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Afs 2016-certainty of lifestyle shared

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This paper essentially demonstrates to academics and the profession that the current method of computing retirement income essentially arrives at a single solution applicable only to today; it does not model the future as currently interpreted. Our paper contrasts the difference between a calculation and a "multi-cast" simulation model.

Our research summary paper is published in the Journal of Financial Planning, Nov 2016. A link to the paper is available here "Combining Stochastic Simulations and Actuarial Withdrawals into One Model." ( http://bit.ly/2eLBUq9 )

Our working paper documenting our research project won the CFP® Board Best Research Paper Award at the 2016 Academy of Financial Services ( http://academyfinancial.org/ ) annual conference through an academic panel using a blind review process. "Certainty of Lifestyle: Contrasting a Simulation Over a Fixed Period versus Multiple Period Models" ( http://bit.ly/2dWtuNz )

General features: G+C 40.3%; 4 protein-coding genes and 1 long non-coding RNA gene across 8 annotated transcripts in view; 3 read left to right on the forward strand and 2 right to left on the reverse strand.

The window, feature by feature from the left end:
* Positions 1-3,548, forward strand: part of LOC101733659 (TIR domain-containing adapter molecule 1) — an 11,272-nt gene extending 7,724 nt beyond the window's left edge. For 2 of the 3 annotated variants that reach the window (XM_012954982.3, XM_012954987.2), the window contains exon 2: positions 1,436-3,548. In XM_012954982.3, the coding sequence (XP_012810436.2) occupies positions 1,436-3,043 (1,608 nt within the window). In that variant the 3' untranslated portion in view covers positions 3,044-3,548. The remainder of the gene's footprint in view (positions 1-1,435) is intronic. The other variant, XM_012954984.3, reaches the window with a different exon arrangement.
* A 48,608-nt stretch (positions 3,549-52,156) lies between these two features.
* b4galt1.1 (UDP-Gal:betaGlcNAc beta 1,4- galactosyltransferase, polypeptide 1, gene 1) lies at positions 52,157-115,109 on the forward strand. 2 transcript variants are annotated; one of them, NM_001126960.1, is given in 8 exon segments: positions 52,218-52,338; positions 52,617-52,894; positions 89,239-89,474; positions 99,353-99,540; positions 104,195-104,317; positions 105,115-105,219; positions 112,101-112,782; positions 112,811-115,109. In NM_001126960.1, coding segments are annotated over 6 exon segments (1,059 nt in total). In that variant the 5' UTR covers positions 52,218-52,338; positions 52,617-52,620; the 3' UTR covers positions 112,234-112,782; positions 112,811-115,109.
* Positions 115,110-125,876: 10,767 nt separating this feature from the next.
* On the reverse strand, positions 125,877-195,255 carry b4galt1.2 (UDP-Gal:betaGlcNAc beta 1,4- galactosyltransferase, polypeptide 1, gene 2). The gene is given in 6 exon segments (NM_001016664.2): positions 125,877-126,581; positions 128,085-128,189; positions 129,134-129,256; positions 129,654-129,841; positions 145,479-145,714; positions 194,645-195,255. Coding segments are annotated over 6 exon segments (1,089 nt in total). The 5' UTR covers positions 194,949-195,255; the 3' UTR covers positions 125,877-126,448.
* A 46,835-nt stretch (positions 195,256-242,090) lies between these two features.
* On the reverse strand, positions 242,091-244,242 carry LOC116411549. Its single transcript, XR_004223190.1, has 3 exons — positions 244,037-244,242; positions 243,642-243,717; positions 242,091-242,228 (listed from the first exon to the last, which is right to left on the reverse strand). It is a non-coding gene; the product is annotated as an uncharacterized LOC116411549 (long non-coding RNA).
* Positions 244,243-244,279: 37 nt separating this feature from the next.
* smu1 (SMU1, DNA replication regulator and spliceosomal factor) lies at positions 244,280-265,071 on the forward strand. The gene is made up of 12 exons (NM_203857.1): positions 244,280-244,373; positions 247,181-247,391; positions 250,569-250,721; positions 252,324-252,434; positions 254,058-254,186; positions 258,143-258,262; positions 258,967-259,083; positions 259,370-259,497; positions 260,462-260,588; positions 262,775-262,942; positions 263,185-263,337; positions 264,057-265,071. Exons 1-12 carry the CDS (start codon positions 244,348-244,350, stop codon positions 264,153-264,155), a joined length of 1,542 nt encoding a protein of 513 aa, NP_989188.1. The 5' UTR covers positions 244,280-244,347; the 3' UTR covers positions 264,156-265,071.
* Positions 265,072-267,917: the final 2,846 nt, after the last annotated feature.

In early Nov 2016, two blogs will post going into more insights from the research: Just where does the fear of outliving our money come from? Part I with link to Part II. ( http://wp.me/p2Oizj-H2 )

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Afs 2016-certainty of lifestyle shared

  1. 1. CERTAINTY OF LIFESTYLE: CONTRASTING A SIMULATION OVER A FIXED PERIOD VERSUS MULTIPLE PERIOD MODELS Larry R. Frank, Sr. MBA, B.S. cum laude Physics, CFP® Registered Investment Adviser, Better Financial Education Shawn Brayman BSc, MES, Chartered Financial Planner President & CEO of PlanPlus Inc.
  2. 2. October 20-21, 2016 2Academy of Financial Services Similar to Long Division, there is a solution, derivation of solution, and remainder values. Traditional Monte Carlo Simulation Cast over a fixed period Deterministic Stochastic
  3. 3. October 20-21, 2016 3Academy of Financial Services The solution to single period simulations • Use Period Life Tables to determine the length of each age’s simulation period • Recast simulations AT EACH AGE, with a NEW simulation period • What really seeking is the POINT SOLUTION for each age depending on probable capital from returns over time. How does a model doing this compare to a traditional simulation utilized today?